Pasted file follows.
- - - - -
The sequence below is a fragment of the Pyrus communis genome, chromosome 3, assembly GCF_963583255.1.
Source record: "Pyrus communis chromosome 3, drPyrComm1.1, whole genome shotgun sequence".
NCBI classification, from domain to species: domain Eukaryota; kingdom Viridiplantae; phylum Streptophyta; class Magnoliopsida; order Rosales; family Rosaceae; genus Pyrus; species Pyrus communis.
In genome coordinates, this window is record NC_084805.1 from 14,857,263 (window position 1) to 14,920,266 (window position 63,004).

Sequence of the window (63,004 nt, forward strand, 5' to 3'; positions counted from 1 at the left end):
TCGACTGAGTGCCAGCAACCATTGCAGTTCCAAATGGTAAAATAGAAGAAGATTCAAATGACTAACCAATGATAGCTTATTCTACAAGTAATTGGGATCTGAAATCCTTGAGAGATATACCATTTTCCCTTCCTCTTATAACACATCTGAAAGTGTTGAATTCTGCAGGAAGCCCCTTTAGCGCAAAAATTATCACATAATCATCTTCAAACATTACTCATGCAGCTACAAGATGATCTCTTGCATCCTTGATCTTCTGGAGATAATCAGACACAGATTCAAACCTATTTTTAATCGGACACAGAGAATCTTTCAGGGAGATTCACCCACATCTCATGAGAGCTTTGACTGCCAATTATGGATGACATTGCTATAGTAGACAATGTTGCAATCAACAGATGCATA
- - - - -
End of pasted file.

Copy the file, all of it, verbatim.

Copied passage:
The sequence below is a fragment of the Pyrus communis genome, chromosome 3, assembly GCF_963583255.1.
Source record: "Pyrus communis chromosome 3, drPyrComm1.1, whole genome shotgun sequence".
NCBI classification, from domain to species: domain Eukaryota; kingdom Viridiplantae; phylum Streptophyta; class Magnoliopsida; order Rosales; family Rosaceae; genus Pyrus; species Pyrus communis.
In genome coordinates, this window is record NC_084805.1 from 14,857,263 (window position 1) to 14,920,266 (window position 63,004).

Sequence of the window (63,004 nt, forward strand, 5' to 3'; positions counted from 1 at the left end):
TCGACTGAGTGCCAGCAACCATTGCAGTTCCAAATGGTAAAATAGAAGAAGATTCAAATGACTAACCAATGATAGCTTATTCTACAAGTAATTGGGATCTGAAATCCTTGAGAGATATACCATTTTCCCTTCCTCTTATAACACATCTGAAAGTGTTGAATTCTGCAGGAAGCCCCTTTAGCGCAAAAATTATCACATAATCATCTTCAAACATTACTCATGCAGCTACAAGATGATCTCTTGCATCCTTGATCTTCTGGAGATAATCAGACACAGATTCAAACCTATTTTTAATCGGACACAGAGAATCTTTCAGGGAGATTCACCCACATCTCATGAGAGCTTTGACTGCCAATTATGGATGACATTGCTATAGTAGACAATGTTGCAATCAACAGATGCATA